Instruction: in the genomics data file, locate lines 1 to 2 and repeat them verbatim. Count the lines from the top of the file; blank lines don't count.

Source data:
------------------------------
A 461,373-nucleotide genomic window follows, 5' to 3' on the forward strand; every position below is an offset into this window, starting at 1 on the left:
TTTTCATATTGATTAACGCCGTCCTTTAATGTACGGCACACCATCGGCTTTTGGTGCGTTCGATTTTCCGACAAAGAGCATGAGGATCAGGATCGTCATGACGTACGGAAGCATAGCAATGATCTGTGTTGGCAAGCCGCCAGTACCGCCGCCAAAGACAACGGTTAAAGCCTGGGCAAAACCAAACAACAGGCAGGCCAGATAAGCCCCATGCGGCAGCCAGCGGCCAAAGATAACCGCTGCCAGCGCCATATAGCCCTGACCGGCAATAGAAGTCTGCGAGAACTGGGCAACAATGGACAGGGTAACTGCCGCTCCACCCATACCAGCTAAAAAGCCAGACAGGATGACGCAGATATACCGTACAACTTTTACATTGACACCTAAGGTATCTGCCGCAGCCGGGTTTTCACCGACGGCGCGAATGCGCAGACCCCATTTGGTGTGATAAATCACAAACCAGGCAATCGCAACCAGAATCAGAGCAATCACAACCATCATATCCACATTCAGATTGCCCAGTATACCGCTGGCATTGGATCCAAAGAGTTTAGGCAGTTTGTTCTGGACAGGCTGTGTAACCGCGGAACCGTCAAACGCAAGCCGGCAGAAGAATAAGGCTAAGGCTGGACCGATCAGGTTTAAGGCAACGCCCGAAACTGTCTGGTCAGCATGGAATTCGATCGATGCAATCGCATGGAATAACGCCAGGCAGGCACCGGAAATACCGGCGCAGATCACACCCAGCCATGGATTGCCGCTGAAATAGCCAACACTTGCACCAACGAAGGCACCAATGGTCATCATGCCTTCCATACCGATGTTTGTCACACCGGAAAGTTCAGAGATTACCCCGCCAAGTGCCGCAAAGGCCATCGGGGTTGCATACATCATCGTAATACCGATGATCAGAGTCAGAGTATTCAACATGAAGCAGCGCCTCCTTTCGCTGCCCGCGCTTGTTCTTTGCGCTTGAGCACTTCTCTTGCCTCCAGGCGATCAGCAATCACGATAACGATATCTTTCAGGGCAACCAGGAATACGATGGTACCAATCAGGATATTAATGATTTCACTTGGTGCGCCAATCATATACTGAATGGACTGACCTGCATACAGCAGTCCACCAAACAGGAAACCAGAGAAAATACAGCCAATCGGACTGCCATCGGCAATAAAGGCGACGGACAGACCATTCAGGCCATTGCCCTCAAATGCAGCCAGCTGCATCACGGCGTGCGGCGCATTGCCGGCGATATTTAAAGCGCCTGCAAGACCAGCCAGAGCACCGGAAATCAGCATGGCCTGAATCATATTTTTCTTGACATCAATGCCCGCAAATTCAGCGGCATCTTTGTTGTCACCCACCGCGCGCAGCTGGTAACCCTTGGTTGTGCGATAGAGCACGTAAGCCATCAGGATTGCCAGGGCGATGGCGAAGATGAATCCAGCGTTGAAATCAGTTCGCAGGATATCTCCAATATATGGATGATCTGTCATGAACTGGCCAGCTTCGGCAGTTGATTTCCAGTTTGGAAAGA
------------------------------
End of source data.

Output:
A 461,373-nucleotide genomic window follows, 5' to 3' on the forward strand; every position below is an offset into this window, starting at 1 on the left:
TTTTCATATTGATTAACGCCGTCCTTTAATGTACGGCACACCATCGGCTTTTGGTGCGTTCGATTTTCCGACAAAGAGCATGAGGATCAGGATCGTCATGACGTACGGAAGCATAGCAATGATCTGTGTTGGCAAGCCGCCAGTACCGCCGCCAAAGACAACGGTTAAAGCCTGGGCAAAACCAAACAACAGGCAGGCCAGATAAGCCCCATGCGGCAGCCAGCGGCCAAAGATAACCGCTGCCAGCGCCATATAGCCCTGACCGGCAATAGAAGTCTGCGAGAACTGGGCAACAATGGACAGGGTAACTGCCGCTCCACCCATACCAGCTAAAAAGCCAGACAGGATGACGCAGATATACCGTACAACTTTTACATTGACACCTAAGGTATCTGCCGCAGCCGGGTTTTCACCGACGGCGCGAATGCGCAGACCCCATTTGGTGTGATAAATCACAAACCAGGCAATCGCAACCAGAATCAGAGCAATCACAACCATCATATCCACATTCAGATTGCCCAGTATACCGCTGGCATTGGATCCAAAGAGTTTAGGCAGTTTGTTCTGGACAGGCTGTGTAACCGCGGAACCGTCAAACGCAAGCCGGCAGAAGAATAAGGCTAAGGCTGGACCGATCAGGTTTAAGGCAACGCCCGAAACTGTCTGGTCAGCATGGAATTCGATCGATGCAATCGCATGGAATAACGCCAGGCAGGCACCGGAAATACCGGCGCAGATCACACCCAGCCATGGATTGCCGCTGAAATAGCCAACACTTGCACCAACGAAGGCACCAATGGTCATCATGCCTTCCATACCGATGTTTGTCACACCGGAAAGTTCAGAGATTACCCCGCCAAGTGCCGCAAAGGCCATCGGGGTTGCATACATCATCGTAATACCGATGATCAGAGTCAGAGTATTCAACATGAAGCAGCGCCTCCTTTCGCTGCCCGCGCTTGTTCTTTGCGCTTGAGCACTTCTCTTGCCTCCAGGCGATCAGCAATCACGATAACGATATCTTTCAGGGCAACCAGGAATACGATGGTACCAATCAGGATATTAATGATTTCACTTGGTGCGCCAATCATATACTGAATGGACTGACCTGCATACAGCAGTCCACCAAACAGGAAACCAGAGAAAATACAGCCAATCGGACTGCCATCGGCAATAAAGGCGACGGACAGACCATTCAGGCCATTGCCCTCAAATGCAGCCAGCTGCATCACGGCGTGCGGCGCATTGCCGGCGATATTTAAAGCGCCTGCAAGACCAGCCAGAGCACCGGAAATCAGCATGGCCTGAATCATATTTTTCTTGACATCAATGCCCGCAAATTCAGCGGCATCTTTGTTGTCACCCACCGCGCGCAGCTGGTAACCCTTGGTTGTGCGATAGAGCACGTAAGCCATCAGGATTGCCAGGGCGATGGCGAAGATGAATCCAGCGTTGAAATCAGTTCGCAGGATATCTCCAATATATGGATGATCTGTCATGAACTGGCCAGCTTCGGCAGTTGATTTCCAGTTTGGAAAGA